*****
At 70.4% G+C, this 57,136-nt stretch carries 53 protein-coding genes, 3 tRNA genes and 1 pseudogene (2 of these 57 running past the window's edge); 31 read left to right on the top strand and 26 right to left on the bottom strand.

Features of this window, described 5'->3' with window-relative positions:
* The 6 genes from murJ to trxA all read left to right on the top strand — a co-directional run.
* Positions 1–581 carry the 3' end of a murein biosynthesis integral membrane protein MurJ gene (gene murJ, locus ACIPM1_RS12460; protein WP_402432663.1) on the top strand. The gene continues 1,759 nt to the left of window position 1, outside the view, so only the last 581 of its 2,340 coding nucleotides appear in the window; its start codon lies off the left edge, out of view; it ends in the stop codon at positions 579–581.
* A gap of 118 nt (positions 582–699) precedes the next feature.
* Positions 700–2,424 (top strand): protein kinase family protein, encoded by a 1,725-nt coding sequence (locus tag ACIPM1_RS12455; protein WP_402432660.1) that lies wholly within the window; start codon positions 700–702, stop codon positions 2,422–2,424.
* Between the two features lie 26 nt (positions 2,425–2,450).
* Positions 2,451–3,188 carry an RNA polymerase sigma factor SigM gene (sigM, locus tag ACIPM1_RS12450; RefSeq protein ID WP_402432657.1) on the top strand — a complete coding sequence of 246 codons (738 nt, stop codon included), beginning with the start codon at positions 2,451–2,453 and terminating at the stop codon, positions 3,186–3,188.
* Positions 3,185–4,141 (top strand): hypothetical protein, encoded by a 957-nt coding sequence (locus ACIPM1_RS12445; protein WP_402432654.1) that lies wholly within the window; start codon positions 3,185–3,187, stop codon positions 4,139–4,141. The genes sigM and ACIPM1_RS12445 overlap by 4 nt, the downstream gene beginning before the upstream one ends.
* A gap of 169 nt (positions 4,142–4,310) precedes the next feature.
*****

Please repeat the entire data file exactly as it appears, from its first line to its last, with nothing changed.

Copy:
At 70.4% G+C, this 57,136-nt stretch carries 53 protein-coding genes, 3 tRNA genes and 1 pseudogene (2 of these 57 running past the window's edge); 31 read left to right on the top strand and 26 right to left on the bottom strand.

Features of this window, described 5'->3' with window-relative positions:
* The 6 genes from murJ to trxA all read left to right on the top strand — a co-directional run.
* Positions 1–581 carry the 3' end of a murein biosynthesis integral membrane protein MurJ gene (gene murJ, locus ACIPM1_RS12460; protein WP_402432663.1) on the top strand. The gene continues 1,759 nt to the left of window position 1, outside the view, so only the last 581 of its 2,340 coding nucleotides appear in the window; its start codon lies off the left edge, out of view; it ends in the stop codon at positions 579–581.
* A gap of 118 nt (positions 582–699) precedes the next feature.
* Positions 700–2,424 (top strand): protein kinase family protein, encoded by a 1,725-nt coding sequence (locus tag ACIPM1_RS12455; protein WP_402432660.1) that lies wholly within the window; start codon positions 700–702, stop codon positions 2,422–2,424.
* Between the two features lie 26 nt (positions 2,425–2,450).
* Positions 2,451–3,188 carry an RNA polymerase sigma factor SigM gene (sigM, locus tag ACIPM1_RS12450; RefSeq protein ID WP_402432657.1) on the top strand — a complete coding sequence of 246 codons (738 nt, stop codon included), beginning with the start codon at positions 2,451–2,453 and terminating at the stop codon, positions 3,186–3,188.
* Positions 3,185–4,141 (top strand): hypothetical protein, encoded by a 957-nt coding sequence (locus ACIPM1_RS12445; protein WP_402432654.1) that lies wholly within the window; start codon positions 3,185–3,187, stop codon positions 4,139–4,141. The genes sigM and ACIPM1_RS12445 overlap by 4 nt, the downstream gene beginning before the upstream one ends.
* A gap of 169 nt (positions 4,142–4,310) precedes the next feature.